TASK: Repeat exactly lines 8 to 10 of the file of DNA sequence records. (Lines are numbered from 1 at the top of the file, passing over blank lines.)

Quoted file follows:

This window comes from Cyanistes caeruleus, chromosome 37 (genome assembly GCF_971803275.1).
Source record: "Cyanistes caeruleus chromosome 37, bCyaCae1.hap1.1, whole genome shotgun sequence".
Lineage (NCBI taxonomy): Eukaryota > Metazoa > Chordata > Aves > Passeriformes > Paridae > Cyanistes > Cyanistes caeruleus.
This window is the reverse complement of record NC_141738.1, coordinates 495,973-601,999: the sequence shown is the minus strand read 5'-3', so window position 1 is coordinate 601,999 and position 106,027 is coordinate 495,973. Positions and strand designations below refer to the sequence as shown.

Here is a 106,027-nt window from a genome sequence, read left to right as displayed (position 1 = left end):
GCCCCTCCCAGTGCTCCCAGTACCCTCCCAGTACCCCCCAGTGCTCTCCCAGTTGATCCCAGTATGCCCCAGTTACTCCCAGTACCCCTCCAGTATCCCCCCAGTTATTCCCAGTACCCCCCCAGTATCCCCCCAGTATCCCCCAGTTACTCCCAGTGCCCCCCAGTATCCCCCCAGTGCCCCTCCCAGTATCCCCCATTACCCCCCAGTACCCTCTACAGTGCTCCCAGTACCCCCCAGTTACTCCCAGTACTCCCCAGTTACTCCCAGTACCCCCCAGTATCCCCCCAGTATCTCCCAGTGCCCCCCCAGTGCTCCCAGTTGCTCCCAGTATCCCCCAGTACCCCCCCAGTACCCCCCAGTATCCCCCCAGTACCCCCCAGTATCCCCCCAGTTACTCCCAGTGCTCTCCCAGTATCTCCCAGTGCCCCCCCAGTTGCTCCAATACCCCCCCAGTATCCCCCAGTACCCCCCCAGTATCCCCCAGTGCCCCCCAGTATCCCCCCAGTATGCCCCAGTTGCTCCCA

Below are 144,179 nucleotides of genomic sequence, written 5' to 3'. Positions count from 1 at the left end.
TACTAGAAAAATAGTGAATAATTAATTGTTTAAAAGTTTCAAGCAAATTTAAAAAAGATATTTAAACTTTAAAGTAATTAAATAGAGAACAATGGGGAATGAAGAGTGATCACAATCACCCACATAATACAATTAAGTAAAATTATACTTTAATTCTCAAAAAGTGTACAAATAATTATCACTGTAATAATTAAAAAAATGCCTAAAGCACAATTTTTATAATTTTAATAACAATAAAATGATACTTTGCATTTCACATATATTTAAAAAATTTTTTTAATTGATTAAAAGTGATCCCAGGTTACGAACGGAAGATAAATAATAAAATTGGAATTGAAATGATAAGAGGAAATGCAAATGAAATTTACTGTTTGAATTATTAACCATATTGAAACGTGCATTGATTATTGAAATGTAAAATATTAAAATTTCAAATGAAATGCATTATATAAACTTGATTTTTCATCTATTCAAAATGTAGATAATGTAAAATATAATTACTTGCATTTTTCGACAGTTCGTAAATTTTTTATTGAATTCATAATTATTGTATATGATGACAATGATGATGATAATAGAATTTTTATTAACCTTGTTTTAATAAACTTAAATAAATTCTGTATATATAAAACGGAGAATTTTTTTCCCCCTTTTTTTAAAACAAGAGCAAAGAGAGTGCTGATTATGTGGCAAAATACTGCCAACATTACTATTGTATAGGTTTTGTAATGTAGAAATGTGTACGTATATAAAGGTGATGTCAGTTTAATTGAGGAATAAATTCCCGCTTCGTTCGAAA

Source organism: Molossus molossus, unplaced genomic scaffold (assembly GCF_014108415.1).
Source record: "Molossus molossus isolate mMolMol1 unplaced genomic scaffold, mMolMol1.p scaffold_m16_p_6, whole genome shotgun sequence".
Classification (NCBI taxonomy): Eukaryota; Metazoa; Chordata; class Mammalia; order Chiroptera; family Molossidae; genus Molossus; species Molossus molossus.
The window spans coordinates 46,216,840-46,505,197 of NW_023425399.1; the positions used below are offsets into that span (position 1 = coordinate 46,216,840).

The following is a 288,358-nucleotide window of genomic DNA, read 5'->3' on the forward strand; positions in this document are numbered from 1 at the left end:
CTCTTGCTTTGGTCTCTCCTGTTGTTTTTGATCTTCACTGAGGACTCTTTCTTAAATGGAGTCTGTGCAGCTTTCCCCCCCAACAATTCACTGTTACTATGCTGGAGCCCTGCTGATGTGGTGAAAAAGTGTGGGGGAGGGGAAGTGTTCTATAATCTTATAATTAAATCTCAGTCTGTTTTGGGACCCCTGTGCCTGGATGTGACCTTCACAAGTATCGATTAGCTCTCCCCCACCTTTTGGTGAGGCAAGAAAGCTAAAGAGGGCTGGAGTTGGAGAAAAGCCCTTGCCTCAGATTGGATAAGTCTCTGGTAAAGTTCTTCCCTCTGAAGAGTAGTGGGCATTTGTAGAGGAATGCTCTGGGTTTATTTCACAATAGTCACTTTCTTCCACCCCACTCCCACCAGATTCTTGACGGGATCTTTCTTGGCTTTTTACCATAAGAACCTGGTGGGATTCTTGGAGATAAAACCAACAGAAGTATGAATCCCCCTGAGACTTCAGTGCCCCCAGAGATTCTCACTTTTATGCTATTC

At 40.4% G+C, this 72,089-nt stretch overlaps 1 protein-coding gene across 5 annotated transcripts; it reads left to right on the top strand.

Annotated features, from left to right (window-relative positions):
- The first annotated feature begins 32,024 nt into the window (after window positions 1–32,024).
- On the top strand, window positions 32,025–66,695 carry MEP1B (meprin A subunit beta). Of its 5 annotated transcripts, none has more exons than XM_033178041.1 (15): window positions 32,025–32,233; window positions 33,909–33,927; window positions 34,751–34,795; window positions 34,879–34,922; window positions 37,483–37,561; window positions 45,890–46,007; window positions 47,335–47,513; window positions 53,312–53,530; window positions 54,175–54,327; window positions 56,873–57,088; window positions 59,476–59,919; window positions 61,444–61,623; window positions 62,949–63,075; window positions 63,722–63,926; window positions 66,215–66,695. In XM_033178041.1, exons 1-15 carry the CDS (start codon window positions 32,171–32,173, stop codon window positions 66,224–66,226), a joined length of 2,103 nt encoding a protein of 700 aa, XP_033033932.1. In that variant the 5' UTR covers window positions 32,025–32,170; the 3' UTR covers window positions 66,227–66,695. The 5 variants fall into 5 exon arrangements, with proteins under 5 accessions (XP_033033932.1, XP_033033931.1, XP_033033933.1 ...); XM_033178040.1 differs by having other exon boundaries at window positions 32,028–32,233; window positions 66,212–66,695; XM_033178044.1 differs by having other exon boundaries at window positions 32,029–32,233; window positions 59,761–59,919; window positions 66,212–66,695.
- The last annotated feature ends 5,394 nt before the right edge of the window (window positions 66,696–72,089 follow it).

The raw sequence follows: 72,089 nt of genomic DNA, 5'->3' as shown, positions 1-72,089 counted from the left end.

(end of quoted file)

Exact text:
TACTAGAAAAATAGTGAATAATTAATTGTTTAAAAGTTTCAAGCAAATTTAAAAAAGATATTTAAACTTTAAAGTAATTAAATAGAGAACAATGGGGAATGAAGAGTGATCACAATCACCCACATAATACAATTAAGTAAAATTATACTTTAATTCTCAAAAAGTGTACAAATAATTATCACTGTAATAATTAAAAAAATGCCTAAAGCACAATTTTTATAATTTTAATAACAATAAAATGATACTTTGCATTTCACATATATTTAAAAAATTTTTTTAATTGATTAAAAGTGATCCCAGGTTACGAACGGAAGATAAATAATAAAATTGGAATTGAAATGATAAGAGGAAATGCAAATGAAATTTACTGTTTGAATTATTAACCATATTGAAACGTGCATTGATTATTGAAATGTAAAATATTAAAATTTCAAATGAAATGCATTATATAAACTTGATTTTTCATCTATTCAAAATGTAGATAATGTAAAATATAATTACTTGCATTTTTCGACAGTTCGTAAATTTTTTATTGAATTCATAATTATTGTATATGATGACAATGATGATGATAATAGAATTTTTATTAACCTTGTTTTAATAAACTTAAATAAATTCTGTATATATAAAACGGAGAATTTTTTTCCCCCTTTTTTTAAAACAAGAGCAAAGAGAGTGCTGATTATGTGGCAAAATACTGCCAACATTACTATTGTATAGGTTTTGTAATGTAGAAATGTGTACGTATATAAAGGTGATGTCAGTTTAATTGAGGAATAAATTCCCGCTTCGTTCGAAA

Source organism: Molossus molossus, unplaced genomic scaffold (assembly GCF_014108415.1).
Source record: "Molossus molossus isolate mMolMol1 unplaced genomic scaffold, mMolMol1.p scaffold_m16_p_6, whole genome shotgun sequence".